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By Catharine Paddock PhD The ancestors of Native American populations from the tip of Chile in the south to Canada in the north, migrated from Asia in at least three waves, according to a new international study published online in Nature this week that involved over 60 investigators in 11 countries in the Americas, plus four in Europe, and Russia.
In what they describe as the most comprehensive survey of genetic diversity in Native Americans so far, the researchers studied variation in Native American DNA sequences.
They found that while most Native American populations descend primarily from one migration, there were two later ones that also made a significant genetic contribution. The first migration, that led to the majority of Native American populations, was of a single group called the "First Americans" that crossed from Asia to America in a land bridge called Beringia, that existed during the ice ages more than 15, years ago, say the researchers, whose efforts were co-ordinated by Professor Andres Ruiz-Linares of the department of Genetics, Evolution and Environment at University College London UCL in the UK.
The later migrants probably arrived in boats, after the land-bridge disappeared at the end of the ice ages. In a press statement, Ruiz-Linares explains that for years there has been a debate about whether the settlement of the Americas came from one or several migrations out of Siberia.
Native Americans do not stem from a single migration. Our study also begins to cast light on patterns of human dispersal within the Americas," he adds. The findings confirm what linguist Joseph Greenberg proposed in From studying language differences among Native Americans, he said the Americas must have been populated in three waves of migration.
For the study, the researchers searched more thanspecific DNA markers or "snips" SNPs, Single Nucleotide Polymorphisms from 52 Native American and 17 Siberian groups, looking for similar and different patterns of genes. The analysis also showed that once these waves of migrations arrived in the Americas, the groups expanded southwards, hugging the coastline, splitting off along the way.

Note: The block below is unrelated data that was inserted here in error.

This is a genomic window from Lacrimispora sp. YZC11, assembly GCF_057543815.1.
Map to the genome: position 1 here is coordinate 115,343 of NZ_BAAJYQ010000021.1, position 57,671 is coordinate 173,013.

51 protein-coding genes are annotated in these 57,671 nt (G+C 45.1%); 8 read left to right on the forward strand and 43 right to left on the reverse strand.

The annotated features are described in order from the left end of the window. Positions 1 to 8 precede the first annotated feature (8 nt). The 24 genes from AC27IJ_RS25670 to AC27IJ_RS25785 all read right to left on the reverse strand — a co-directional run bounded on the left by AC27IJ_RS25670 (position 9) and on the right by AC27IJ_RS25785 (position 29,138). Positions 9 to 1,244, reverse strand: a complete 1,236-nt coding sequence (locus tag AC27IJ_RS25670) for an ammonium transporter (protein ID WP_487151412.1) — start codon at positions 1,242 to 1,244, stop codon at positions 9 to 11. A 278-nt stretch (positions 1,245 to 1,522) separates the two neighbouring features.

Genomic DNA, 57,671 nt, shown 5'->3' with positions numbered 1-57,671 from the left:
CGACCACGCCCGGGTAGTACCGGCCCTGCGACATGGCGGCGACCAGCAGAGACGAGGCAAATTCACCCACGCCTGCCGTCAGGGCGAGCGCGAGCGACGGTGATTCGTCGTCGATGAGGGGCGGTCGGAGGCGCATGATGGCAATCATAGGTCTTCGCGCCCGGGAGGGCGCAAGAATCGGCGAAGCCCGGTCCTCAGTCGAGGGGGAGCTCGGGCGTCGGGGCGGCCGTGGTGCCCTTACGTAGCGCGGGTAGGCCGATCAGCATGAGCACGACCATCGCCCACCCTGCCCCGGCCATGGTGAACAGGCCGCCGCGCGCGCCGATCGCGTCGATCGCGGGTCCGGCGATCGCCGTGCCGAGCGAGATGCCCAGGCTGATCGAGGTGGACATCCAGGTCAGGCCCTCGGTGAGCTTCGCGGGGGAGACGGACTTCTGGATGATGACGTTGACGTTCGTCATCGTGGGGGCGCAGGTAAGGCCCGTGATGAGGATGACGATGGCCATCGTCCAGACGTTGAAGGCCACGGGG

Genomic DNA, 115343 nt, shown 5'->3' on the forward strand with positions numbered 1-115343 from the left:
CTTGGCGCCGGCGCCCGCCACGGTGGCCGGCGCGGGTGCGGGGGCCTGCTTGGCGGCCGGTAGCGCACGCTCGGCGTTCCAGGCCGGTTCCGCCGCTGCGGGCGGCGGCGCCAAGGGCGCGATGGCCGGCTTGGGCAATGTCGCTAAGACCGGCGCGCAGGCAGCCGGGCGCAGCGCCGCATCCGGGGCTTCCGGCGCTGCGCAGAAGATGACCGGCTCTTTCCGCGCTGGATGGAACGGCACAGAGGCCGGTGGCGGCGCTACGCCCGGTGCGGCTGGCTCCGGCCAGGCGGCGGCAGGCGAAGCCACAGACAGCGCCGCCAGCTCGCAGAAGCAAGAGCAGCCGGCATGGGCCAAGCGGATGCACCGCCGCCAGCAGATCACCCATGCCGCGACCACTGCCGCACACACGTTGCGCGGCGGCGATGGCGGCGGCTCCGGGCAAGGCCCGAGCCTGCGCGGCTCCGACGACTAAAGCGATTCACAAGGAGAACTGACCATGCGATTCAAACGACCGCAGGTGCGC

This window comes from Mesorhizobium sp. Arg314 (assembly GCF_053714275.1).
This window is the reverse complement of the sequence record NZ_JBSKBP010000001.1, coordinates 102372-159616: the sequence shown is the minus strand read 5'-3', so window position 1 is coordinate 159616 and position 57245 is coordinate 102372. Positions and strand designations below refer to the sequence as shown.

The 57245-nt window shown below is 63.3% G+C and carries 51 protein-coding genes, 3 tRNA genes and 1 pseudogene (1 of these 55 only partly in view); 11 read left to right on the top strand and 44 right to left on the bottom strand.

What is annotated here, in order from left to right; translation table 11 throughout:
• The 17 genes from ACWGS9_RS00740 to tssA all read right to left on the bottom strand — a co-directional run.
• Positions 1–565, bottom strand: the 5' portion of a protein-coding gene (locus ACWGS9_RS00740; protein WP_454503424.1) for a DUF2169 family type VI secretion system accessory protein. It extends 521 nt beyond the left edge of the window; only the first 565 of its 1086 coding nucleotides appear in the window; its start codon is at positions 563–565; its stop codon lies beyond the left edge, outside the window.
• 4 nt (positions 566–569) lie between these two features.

After they split off, the groups mixed very little with each other, especially the ones that ended up in South America. But while non-mixing appeared to be the general pattern after dispersal, the researchers found two striking exceptions. One shows a North-South re-mix, and the other a West-East re-mix.
In the North-South re-mix, it looks like there was some back-migration from South America northwards, and this is reflected in the genomes of Central American Chibchan-speakers, which contains DNA from two widely separated strands of Native ancestry.
The analysis was not straightforward, because the researchers had to find a way to rule out genes from the European and African populations that arrived in the Americas from the late 15th century onwards.
Ruiz-Linares says they managed to develop a method to "peel back" the addition of those genes to the mix, which he says "allowed us to study the history of many more Native American populations than we could have done otherwise". The team included researchers from:If you are a teacher searching for educational material, please visit PBS LearningMedia for a wide range of free digital resources spanning preschool through 12th grade.
3 women share why they don't let joint pain and stiffness stop them from running: 'It definitely serves as therapy for me — it's my church' Athletes Jeri Strachner, April Wells and Dina Rios can. LDS women are likely to develop depression due to the demanding and stressful role of being a Mormon mother in the twenty-first century.
The standard answer for LDS women's high depression rate is that they are overworked, heading large families, and struggling to meet expectations of perfection that are too high, said Dr. John H. Dickey, Ph.D. The status of Women in Ghana and their role's in Ghanian society has changed over the past few decades.
There has been a slow increase in the political participation of Ghanian women throughout history. Women are given equal rights under the constitution of Ghana, yet disparities in education, employment, and health for women remain prevalent.
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She never raises her voice. Her house is always sparkling clean and she excels in every church calling.